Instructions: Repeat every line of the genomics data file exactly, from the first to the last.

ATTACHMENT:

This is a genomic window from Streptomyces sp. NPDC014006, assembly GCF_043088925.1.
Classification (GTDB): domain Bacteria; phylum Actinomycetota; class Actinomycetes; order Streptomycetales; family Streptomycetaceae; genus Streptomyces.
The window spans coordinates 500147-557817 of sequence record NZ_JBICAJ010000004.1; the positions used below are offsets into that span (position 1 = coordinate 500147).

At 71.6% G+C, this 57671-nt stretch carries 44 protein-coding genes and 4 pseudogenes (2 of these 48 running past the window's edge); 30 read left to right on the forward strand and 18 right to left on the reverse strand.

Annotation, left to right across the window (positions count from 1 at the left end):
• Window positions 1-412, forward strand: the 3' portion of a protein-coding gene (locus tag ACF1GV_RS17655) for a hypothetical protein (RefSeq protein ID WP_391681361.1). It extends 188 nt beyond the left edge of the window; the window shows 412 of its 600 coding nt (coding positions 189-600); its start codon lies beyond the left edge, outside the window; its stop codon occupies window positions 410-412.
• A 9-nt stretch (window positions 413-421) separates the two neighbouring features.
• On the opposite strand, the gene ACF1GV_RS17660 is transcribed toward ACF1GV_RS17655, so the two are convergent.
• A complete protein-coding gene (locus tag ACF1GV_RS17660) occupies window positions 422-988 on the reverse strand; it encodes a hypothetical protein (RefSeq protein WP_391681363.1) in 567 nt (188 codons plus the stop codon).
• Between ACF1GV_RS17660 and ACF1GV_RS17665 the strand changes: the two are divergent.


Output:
This is a genomic window from Streptomyces sp. NPDC014006, assembly GCF_043088925.1.
Classification (GTDB): domain Bacteria; phylum Actinomycetota; class Actinomycetes; order Streptomycetales; family Streptomycetaceae; genus Streptomyces.
The window spans coordinates 500147-557817 of sequence record NZ_JBICAJ010000004.1; the positions used below are offsets into that span (position 1 = coordinate 500147).

At 71.6% G+C, this 57671-nt stretch carries 44 protein-coding genes and 4 pseudogenes (2 of these 48 running past the window's edge); 30 read left to right on the forward strand and 18 right to left on the reverse strand.

Annotation, left to right across the window (positions count from 1 at the left end):
• Window positions 1-412, forward strand: the 3' portion of a protein-coding gene (locus tag ACF1GV_RS17655) for a hypothetical protein (RefSeq protein ID WP_391681361.1). It extends 188 nt beyond the left edge of the window; the window shows 412 of its 600 coding nt (coding positions 189-600); its start codon lies beyond the left edge, outside the window; its stop codon occupies window positions 410-412.
• A 9-nt stretch (window positions 413-421) separates the two neighbouring features.
• On the opposite strand, the gene ACF1GV_RS17660 is transcribed toward ACF1GV_RS17655, so the two are convergent.
• A complete protein-coding gene (locus tag ACF1GV_RS17660) occupies window positions 422-988 on the reverse strand; it encodes a hypothetical protein (RefSeq protein WP_391681363.1) in 567 nt (188 codons plus the stop codon).
• Between ACF1GV_RS17660 and ACF1GV_RS17665 the strand changes: the two are divergent.